No change in a fast-changing world presents a greater challenge 2– no problem in a world full of problems calls for greater leadership and vision – than the control of nuclear weapons, the utter destruction which would result from their use in war, and the radioactive pollution of our atmosphere by their continued testing in peace-time.
It is not a simple problem with simple answers. The experts disagree – the evidence is in conflict – the obstacles to an international solution are large and many. But the issue of nuclear tests and their effects is one which should be discussed in the coming months – not as a purely partisan matter, but as one of the great issues on the American scene.
It was well, therefore, that this issue was raised last Sunday in a constructive way by the Governor of New York. His statement contributed to the dialogue on this basic issue – it represented the position of a leading figure in the Republican Party – and he did not attempt to evade the question. So I commend Governor Rockefeller for stating his views, and I hope they will be considered and debated by interested citizens everywhere.
But I must also express my own emphatic disagreement with his statement, which called for this country to resume nuclear test explosions. Such a proposal, it seems to me, is unwise when it is suggested just prior to the reopening of negotiations with the British and Russians at Geneva on this very question. It is damaging to the American image abroad at a time when the Russians have unilaterally suspended their testing and the peoples of the world are fearful of continued fall-out.  And, while Mr. Rockefeller did suggest that the testing take place underground to prevent fall-out, he also – according to press reports – “discounted” the harmful effects of fall-out – which I am unwilling to do.
While many competent scientists agree that there has been no great harm done to mankind as a whole from the amount of radiation created by bomb tests so far, it is also true that there is no amount of radiation so small that it has no ill effects at all on anybody. There is actually no such thing as a minimum permissible dose. Perhaps we are talking about only a very small number of individual tragedies – the number of atomic age children with cancer, the new victims of leukemia, the damage to skin tissues here and reproductive systems there – perhaps these are too small to measure with statistics. But they nevertheless loom very large indeed in human and moral terms. Moreover, there is still much that we do not know – and too often in the past we have minimized these perils and shrugged aside these dangers, only to find that our estimates were faulty and the real dangers were worse than we knew.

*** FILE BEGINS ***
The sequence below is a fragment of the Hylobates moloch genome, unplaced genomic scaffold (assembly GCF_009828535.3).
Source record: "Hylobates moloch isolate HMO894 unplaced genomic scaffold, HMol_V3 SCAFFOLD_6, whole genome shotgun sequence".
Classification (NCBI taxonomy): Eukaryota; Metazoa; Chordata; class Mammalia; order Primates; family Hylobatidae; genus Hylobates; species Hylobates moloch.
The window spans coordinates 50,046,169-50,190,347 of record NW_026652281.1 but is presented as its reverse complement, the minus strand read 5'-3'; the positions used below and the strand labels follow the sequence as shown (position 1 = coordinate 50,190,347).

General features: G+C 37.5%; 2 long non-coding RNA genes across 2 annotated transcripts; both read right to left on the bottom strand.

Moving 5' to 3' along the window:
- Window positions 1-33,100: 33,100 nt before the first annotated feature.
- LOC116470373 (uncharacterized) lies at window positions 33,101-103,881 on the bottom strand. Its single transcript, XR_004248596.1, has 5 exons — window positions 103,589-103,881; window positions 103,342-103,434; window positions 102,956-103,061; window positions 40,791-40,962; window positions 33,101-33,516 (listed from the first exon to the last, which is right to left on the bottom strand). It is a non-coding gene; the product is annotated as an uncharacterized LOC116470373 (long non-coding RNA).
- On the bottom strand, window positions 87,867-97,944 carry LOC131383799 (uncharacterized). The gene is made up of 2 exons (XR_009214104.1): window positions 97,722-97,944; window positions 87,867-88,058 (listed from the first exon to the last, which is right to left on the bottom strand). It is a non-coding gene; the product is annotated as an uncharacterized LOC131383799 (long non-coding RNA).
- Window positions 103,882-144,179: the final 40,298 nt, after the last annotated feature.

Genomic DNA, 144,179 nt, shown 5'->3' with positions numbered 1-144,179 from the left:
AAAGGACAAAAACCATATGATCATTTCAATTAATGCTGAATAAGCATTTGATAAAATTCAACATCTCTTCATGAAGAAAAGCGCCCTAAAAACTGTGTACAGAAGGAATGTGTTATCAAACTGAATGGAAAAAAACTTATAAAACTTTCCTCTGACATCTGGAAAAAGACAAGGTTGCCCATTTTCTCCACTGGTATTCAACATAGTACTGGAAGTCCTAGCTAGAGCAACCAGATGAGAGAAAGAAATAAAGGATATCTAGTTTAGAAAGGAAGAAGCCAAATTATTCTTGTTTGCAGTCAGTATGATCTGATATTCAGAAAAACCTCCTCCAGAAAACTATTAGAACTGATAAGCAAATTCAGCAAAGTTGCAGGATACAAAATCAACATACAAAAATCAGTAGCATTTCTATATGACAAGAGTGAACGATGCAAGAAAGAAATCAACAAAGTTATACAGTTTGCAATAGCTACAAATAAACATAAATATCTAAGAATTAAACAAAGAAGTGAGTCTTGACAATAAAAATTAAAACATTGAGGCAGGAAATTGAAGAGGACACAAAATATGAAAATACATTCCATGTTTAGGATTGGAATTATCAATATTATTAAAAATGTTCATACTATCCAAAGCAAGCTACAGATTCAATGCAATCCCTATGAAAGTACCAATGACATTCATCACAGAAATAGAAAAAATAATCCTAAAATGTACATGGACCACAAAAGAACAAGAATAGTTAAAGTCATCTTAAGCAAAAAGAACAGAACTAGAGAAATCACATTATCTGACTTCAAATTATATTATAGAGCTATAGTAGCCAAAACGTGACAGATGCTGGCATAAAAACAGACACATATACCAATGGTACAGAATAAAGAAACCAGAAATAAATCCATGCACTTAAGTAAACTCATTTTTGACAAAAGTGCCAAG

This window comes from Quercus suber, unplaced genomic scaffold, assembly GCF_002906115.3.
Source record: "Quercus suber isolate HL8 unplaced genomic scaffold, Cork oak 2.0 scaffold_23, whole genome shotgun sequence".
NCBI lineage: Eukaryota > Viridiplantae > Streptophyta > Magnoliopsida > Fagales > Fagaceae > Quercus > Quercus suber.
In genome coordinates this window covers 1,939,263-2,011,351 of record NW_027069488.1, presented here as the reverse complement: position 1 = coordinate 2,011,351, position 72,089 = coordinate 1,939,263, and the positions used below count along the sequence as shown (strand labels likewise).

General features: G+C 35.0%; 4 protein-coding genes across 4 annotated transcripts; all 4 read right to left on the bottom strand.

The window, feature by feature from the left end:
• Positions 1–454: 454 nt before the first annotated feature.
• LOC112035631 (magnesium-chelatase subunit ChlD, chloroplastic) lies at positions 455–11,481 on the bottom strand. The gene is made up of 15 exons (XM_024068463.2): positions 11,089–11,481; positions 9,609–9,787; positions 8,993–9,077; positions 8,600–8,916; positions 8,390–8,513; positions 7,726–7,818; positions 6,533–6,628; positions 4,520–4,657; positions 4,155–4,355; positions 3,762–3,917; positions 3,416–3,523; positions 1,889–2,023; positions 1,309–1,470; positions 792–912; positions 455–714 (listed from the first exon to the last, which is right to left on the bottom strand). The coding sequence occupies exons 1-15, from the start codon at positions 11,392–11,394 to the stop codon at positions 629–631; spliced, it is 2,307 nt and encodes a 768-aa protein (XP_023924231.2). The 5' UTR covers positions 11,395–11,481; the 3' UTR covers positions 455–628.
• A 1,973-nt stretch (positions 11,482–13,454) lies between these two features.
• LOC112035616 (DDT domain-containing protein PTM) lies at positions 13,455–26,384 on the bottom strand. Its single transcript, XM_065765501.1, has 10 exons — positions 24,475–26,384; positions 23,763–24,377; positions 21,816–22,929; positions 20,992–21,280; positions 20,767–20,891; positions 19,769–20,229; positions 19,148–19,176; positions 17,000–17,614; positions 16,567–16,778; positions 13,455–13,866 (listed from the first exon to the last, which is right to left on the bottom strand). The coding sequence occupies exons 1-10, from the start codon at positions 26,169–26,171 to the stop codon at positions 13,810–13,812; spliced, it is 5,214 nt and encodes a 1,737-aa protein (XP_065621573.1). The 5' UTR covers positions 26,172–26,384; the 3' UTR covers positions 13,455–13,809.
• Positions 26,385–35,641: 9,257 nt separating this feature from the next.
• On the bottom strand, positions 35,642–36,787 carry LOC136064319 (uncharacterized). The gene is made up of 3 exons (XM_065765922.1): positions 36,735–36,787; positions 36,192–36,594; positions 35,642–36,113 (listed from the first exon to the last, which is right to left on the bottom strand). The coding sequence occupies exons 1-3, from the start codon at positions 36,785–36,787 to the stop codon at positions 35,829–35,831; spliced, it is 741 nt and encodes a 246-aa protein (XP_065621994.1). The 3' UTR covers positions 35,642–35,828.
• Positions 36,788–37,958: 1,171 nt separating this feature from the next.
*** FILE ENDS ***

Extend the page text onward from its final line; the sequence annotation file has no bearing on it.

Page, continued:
Let us remember also that our resumption of tests would bring Russian resumption of tests – it would make negotiations even more strained – it would spur other nations seeking entry into the “atomic club”, with their own tests polluting the atmosphere – and, in short, it could precede the kind of long, feverish testing period which all scientists agree would threaten the very existence of man himself.  And, perhaps even more importantly the ability of other nations to test, develop and stockpile atomic weapons will alter drastically the whole balance of power, and put us all at the mercy of inadvertent, irresponsible or deliberate atomic attacks from many corners of the globe. This problem – called the nth country problem, because we do not know how many nations may soon possess these weapons – is at the real heart of the Geneva negotiations. For once China, or France, or Sweden, or half a dozen other nations successfully test an atomic bomb, then the security of both Russians and Americans is dangerously weakened.